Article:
35 per cent of Ireland’s dairy herd may be suffering from mastitis, leading veterinary scientists warn


The criteria for Irish herds’ eligibility to supply milk for dairy processing “need to be reformulated” based on milk quality performance, leading veterinary scientists have warned.

This is a key recommendation from a new scientific study on mastitis control and intramammary antibiotic stewardship in Ireland, which found around 35 per cent of the country’s dairy herds have problems with mastitis treatment.

Although in 2020, 65 percent of herds had an acceptable milk somatic cell count (BMSCC) of <200,000 cells/mL, compared to 39 percent of herds in 2013, the research – led by the UCD School of Veterinary Medicine and led by the CellCheck technical working group (the national multi-stakeholder mastitis control program) - warns that improvements in national milk quality have now "reached a plateau". (Mastitis or udder infection generally leads to an increase in BMSCC and is an important cause of reduced milk quality.)

This comes as dairy farmers are expected to face significant challenges with dry cow therapy (DCT) later this year as important changes to the EU Veterinary Medicines Regulation come into force.

Key changes, driven largely by public health goals, include restrictions on the prophylactic use of antibiotics, so that they should only be used in exceptional cases in a single or limited number of animals, when the risk of infection is very high, or when the consequences are serious be.

According to the paper, which was primarily authored by Simon More, professor of veterinary epidemiology and risk analysis at UCD, and published in the journal Frontiers in veterinary medicineSeveral “direct and indirect issues” contribute to the sector’s mastitis and milk quality challenges.

It states: “Based on the latest 2020 estimates, 35 per cent of Irish herds had an annual BMSCC of 200,000 cells/ml or more, indicating the potential for sub-optimal mastitis control in these herds.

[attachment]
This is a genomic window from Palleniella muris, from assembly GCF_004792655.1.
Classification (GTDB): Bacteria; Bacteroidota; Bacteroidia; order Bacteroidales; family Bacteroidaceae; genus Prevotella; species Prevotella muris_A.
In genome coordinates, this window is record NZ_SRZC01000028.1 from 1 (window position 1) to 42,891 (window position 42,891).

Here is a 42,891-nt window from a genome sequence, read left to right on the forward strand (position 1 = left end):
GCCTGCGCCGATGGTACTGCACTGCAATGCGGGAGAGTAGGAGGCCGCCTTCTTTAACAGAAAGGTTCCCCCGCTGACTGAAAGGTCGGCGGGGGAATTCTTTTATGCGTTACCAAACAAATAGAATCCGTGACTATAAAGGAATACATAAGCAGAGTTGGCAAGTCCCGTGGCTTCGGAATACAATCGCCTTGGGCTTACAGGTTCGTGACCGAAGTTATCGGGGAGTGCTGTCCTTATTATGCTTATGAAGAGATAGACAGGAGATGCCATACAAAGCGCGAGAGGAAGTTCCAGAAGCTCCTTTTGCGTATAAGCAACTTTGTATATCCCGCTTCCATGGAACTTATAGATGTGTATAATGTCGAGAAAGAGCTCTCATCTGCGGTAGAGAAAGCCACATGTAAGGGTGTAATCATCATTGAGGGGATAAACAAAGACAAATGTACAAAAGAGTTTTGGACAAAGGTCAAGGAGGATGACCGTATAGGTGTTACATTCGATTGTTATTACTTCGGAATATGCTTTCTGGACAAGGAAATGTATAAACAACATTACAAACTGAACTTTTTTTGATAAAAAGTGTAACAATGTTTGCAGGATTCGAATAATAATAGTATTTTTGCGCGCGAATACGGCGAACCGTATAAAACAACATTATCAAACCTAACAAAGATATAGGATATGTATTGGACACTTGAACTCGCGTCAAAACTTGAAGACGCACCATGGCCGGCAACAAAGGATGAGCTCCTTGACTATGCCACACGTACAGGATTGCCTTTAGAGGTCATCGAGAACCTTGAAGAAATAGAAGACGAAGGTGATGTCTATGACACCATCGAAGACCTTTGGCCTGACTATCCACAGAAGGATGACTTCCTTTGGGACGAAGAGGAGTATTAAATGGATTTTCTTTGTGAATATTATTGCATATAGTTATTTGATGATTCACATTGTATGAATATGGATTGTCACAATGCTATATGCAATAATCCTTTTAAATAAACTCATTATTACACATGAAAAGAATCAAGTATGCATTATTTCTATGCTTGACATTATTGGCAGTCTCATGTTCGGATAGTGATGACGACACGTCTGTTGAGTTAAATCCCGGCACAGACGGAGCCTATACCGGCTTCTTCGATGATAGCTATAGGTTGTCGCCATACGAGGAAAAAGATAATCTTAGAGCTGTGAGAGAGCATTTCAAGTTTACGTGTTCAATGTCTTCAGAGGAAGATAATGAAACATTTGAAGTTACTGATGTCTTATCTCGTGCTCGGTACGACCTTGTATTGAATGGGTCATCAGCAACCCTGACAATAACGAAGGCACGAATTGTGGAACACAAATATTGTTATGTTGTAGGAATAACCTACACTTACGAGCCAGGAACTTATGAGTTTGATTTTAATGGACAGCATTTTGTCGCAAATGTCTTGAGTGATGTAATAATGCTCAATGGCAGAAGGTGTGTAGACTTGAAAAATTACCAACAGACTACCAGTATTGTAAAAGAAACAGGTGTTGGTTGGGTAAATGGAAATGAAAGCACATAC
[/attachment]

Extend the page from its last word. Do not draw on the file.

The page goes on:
“National progress toward improved mastitis control has slowed in recent years. The level of milk collection in Ireland (2017: 33 per cent of herds and 48 per cent of cows) is low compared to international peers.

“The milk record provides animal-level information to support both mastitis control and prudent antibiotic prescribing. There are ongoing difficulties in finding experienced labour, aggravated by a recent period of expansion in the Irish dairy industry. These challenges can make operations management significantly more difficult.

“In 2017, only 2.5 percent of the farmers surveyed had more than one cubicle per cow. These housing restrictions also affect cow welfare and mastitis control.

“Detailed mastitis testing is also not routinely performed in response to on-farm mastitis problems. And Bord Bia’s Sustainable Dairy Assurance Scheme (SDAS) standards do not go beyond what is required by law when it comes to milk quality.”

The Impact of Remote Prescribing of Antibiotics; lack of hard data on use at farm level (Ireland relies on national sales data); and the “minimal shift from flat rate to selective DCT on Irish dairy farms” were also highlighted.

In response, the study proposes several new recommendations at national and farmer levels.

The authors state: “The criteria for herd suitability to deliver milk need to be reformulated, including the corrective actions to be taken and the performance to be achieved when milk quality standards are not met.

“There is a need to use Bord Bia SDAS standards to enable improved milk quality.

“Detailed monitoring of antibiotic use on the farm is required. Electronic collection of data will be at the heart of this effort.

“Restrictions and/or bans on the use of certain antimicrobials in the dairy industry are needed.

“DCT should be restricted to therapeutic use in cows known to be infected. Individual cow information is needed to determine infection status at drying off.” 35 per cent of Ireland’s dairy herd may be suffering from mastitis, leading veterinary scientists warn

Fry Electronics Team

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